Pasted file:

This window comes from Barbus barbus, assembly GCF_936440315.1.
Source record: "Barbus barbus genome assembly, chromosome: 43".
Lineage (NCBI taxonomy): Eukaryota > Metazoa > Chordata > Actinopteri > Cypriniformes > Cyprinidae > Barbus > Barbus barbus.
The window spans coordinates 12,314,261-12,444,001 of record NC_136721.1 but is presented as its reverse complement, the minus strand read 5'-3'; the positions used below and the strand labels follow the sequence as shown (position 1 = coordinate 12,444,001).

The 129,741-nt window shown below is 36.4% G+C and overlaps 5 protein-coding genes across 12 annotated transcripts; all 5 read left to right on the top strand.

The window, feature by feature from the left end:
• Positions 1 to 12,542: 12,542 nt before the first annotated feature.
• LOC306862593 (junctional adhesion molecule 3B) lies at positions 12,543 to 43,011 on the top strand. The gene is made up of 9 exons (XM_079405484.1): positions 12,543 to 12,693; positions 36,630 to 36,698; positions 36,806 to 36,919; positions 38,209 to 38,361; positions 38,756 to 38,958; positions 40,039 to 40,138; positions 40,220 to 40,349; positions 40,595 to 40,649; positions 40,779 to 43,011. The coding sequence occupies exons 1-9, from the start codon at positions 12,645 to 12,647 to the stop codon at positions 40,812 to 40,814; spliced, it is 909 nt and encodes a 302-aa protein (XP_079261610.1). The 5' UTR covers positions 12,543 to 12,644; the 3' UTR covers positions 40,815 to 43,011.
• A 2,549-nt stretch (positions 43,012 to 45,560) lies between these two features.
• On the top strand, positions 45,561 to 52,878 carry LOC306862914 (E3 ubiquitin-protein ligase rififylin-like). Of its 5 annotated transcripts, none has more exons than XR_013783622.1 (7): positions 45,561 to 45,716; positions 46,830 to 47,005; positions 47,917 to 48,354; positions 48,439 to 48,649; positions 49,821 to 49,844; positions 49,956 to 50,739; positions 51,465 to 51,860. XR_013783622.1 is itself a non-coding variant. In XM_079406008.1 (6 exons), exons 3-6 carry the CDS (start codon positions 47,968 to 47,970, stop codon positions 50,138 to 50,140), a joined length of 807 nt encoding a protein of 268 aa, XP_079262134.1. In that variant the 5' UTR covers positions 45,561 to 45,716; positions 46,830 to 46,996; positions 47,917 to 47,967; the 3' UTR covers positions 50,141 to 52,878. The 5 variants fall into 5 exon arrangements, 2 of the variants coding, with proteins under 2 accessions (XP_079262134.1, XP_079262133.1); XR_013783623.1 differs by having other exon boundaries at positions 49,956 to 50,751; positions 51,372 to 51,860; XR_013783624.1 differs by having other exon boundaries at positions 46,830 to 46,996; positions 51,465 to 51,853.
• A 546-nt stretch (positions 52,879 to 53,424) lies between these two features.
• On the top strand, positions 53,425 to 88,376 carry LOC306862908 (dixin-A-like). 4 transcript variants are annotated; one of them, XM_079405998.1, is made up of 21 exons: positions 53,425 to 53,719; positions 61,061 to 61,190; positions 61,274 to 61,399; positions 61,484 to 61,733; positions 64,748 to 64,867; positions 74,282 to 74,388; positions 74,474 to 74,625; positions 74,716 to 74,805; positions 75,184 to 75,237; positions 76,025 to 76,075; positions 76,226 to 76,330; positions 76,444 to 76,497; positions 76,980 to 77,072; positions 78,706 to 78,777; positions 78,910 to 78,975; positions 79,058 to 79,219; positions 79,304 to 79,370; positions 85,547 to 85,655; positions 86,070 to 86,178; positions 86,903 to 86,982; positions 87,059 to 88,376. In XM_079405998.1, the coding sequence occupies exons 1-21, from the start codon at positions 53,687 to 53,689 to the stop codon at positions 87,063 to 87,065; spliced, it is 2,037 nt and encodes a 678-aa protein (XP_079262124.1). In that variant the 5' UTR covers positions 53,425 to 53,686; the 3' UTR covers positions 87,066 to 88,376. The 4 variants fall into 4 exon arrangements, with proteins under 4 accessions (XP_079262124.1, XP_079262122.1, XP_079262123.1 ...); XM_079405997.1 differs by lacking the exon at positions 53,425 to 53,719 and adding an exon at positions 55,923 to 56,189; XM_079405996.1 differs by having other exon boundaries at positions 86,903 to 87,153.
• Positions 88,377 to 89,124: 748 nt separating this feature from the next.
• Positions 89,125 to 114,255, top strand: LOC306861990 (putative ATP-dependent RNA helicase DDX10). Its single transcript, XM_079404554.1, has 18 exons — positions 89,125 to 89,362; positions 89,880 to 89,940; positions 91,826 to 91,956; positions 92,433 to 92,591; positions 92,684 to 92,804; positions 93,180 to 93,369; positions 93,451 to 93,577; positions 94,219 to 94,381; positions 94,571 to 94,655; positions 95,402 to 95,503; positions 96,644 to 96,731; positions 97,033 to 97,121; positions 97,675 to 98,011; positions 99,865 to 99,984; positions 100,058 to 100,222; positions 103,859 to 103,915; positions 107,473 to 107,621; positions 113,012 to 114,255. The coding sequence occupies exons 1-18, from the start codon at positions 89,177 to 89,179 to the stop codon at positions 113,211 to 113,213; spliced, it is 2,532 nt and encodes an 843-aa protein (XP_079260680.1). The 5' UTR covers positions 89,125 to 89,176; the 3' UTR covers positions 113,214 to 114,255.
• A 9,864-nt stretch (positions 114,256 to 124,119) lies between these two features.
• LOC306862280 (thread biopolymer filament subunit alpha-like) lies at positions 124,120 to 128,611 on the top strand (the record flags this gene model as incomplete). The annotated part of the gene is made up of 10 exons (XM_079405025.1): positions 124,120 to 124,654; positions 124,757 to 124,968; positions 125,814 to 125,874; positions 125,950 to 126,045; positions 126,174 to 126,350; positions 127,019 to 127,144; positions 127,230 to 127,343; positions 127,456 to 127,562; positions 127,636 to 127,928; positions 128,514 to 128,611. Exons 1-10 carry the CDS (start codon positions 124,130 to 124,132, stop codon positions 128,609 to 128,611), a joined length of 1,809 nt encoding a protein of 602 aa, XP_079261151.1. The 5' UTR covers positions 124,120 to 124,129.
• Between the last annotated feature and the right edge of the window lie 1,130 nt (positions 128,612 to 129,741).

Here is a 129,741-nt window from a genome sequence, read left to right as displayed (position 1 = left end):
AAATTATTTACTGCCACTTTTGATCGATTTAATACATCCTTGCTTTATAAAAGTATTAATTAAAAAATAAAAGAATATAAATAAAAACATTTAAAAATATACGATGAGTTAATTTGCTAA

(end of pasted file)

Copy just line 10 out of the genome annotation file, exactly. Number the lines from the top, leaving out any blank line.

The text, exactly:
• On the top strand, positions 45,561 to 52,878 carry LOC306862914 (E3 ubiquitin-protein ligase rififylin-like). Of its 5 annotated transcripts, none has more exons than XR_013783622.1 (7): positions 45,561 to 45,716; positions 46,830 to 47,005; positions 47,917 to 48,354; positions 48,439 to 48,649; positions 49,821 to 49,844; positions 49,956 to 50,739; positions 51,465 to 51,860. XR_013783622.1 is itself a non-coding variant. In XM_079406008.1 (6 exons), exons 3-6 carry the CDS (start codon positions 47,968 to 47,970, stop codon positions 50,138 to 50,140), a joined length of 807 nt encoding a protein of 268 aa, XP_079262134.1. In that variant the 5' UTR covers positions 45,561 to 45,716; positions 46,830 to 46,996; positions 47,917 to 47,967; the 3' UTR covers positions 50,141 to 52,878. The 5 variants fall into 5 exon arrangements, 2 of the variants coding, with proteins under 2 accessions (XP_079262134.1, XP_079262133.1); XR_013783623.1 differs by having other exon boundaries at positions 49,956 to 50,751; positions 51,372 to 51,860; XR_013783624.1 differs by having other exon boundaries at positions 46,830 to 46,996; positions 51,465 to 51,853.